Major automakers posted mixed U.S. sales for August on Tuesday, as executives cautioned the embattled industry was facing reverberations from a weaker housing market and the shakeout in subprime lending.

General Motors Corp, the No. 1 automaker, bucked the downtrend with a 5 percent sales gain, but attributed some of its improved result to more aggressive discounting of its full-size pickup trucks.

Rivals Ford Motor Co, Toyota Motor Corp and Chrysler LLC all posted sales declines, putting industrywide U.S. sales on track to extend a slump that took hold in the second quarter.

Among the top six manufacturers, Honda Motor Co and Nissan Motor Co Ltd posted sales gains that were accompanied by higher incentives in the face of the slack overall market.

Toyota, which remains on track to overtake Ford as the No. 2 automaker in the United States this year and to top GM in global terms, saw its U.S. August sales fall almost 3 percent.

That marked the second consecutive monthly sales drop for Toyota, the first such decline since early 2003 for the fast-growing Japanese automaker.

Reduced credit tied to the subprime squeeze challenged consumer confidence this month, Jim Lentz, Toyota's U.S. sales chief, said in a statement.

Toyota still expects to post U.S. sales growth of between 5 percent and 7 percent this year, even though overall U.S. auto sales are now widely expected to fall to their lowest level since 1998.

Ford posted a 14 percent drop in U.S. sales, a decline in line with cautious Wall Street expectations.

Chrysler LLC said its sales were down 6 percent in its first month as a privately held automaker.

Nissan reported a 6 percent sales increase for August, boosted by stronger results for its flagship Altima sedan, but echoed concerns that a weakening economy was adding to the pressure on the auto industry.

Something's obviously going on in the industry. Someone who says there's not an impact is probably wrong, Nissan's U.S. sales chief Mark McNabb told Reuters.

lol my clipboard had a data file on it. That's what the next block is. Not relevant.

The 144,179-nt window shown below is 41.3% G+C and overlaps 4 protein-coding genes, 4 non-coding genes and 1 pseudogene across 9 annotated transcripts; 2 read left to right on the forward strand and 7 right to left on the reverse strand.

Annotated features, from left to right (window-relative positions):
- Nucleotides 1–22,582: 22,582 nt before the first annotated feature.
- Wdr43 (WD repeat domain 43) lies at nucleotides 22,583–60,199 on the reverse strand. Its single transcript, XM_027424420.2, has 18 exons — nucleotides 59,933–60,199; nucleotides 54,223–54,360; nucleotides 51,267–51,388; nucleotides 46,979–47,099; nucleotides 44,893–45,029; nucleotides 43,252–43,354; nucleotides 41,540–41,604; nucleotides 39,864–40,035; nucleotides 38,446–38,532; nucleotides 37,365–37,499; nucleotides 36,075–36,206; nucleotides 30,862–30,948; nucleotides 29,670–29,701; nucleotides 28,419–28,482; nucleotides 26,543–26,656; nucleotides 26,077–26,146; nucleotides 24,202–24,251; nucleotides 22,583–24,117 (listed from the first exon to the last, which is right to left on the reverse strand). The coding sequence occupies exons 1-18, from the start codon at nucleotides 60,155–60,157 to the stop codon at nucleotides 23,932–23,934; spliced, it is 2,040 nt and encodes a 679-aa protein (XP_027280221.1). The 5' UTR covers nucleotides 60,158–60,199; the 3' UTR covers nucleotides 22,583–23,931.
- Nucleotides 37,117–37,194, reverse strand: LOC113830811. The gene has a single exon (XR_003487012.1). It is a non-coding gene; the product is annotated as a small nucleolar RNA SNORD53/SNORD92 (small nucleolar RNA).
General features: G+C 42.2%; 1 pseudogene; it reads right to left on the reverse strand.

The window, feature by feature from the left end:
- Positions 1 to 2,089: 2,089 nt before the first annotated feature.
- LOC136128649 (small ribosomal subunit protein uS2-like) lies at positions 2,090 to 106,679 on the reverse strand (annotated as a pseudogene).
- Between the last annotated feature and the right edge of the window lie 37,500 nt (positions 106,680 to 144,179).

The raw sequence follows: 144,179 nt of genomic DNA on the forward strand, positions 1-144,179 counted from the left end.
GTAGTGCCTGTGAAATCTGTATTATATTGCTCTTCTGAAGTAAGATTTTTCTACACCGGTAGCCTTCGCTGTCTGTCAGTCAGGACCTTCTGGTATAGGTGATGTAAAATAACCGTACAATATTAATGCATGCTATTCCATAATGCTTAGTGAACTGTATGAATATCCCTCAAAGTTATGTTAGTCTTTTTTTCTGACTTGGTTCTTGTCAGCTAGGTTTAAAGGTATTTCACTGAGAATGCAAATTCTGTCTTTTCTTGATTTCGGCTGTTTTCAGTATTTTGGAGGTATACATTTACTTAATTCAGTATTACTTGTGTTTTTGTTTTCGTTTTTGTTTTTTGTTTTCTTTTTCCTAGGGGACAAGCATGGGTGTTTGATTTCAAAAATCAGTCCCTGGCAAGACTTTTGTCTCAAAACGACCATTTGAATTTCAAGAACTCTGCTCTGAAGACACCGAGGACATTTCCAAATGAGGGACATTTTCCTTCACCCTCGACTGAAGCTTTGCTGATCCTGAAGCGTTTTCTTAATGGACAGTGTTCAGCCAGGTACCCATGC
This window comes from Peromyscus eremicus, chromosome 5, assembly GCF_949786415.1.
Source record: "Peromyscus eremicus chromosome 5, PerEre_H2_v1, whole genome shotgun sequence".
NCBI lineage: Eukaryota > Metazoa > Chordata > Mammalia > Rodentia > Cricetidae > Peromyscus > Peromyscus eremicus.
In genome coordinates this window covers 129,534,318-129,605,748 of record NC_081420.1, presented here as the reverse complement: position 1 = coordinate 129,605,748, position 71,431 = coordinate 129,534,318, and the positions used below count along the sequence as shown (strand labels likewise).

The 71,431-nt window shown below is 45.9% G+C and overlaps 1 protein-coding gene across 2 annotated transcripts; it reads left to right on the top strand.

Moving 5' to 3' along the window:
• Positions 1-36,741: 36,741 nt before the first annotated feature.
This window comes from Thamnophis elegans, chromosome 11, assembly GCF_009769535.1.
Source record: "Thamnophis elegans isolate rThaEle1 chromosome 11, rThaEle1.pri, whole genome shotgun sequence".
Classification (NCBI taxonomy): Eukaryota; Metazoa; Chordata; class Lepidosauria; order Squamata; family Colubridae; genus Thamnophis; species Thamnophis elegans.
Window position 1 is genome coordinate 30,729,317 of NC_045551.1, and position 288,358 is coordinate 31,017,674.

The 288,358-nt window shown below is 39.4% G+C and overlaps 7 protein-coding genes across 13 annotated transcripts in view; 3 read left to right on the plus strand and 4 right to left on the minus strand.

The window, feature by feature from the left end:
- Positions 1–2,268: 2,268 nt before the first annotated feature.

Honda's sales were up almost 5 percent, lifted in part by stepped-up incentives intended to clear out inventory of older model Accord sedans in advance of the launch of a redesigned version of the car.


Citing the outlook for a slowing U.S. economy, GM set lower production targets for the second half of the year.

GM, which cut production of its Chevrolet Silverado and GMC Sierra pickup trucks last month, cut its third-quarter production plan by 2 percent and set fourth-quarter production 10 percent lower than a year earlier.

GM sales analyst Paul Ballew said the U.S. economy now appeared on track for growth of less than 2 percent this year and only modest improvement in 2008.

For us, it certainly constitutes a challenging backdrop, Ballew told reporters and analysts on a conference call.

Ford said its sales decline reflected a continuing strategy of throttling back on low-margin sales to rental agencies. That category of Ford's sales fell 44 percent in the month.

Ford also said industrywide results were being hurt by a weaker housing market and an increased wariness about big-ticket purchases, particularly in lower-income households.

The uncertainty surrounding the current situation is quite substantial, Ford economist Ellen Hughes-Cromwick said on a conference call with analysts and reporters.

J.P. Morgan analyst Himanshu Patel said industrywide sales for August were tracking at 16.1 million vehicles on an annualized rate, down from 16.2 million a year earlier.

That estimate was based on sales results from automakers representing over 80 percent of the U.S. light vehicle market. A final accounting of the industry's overall sales rate was expected to be available later Tuesday.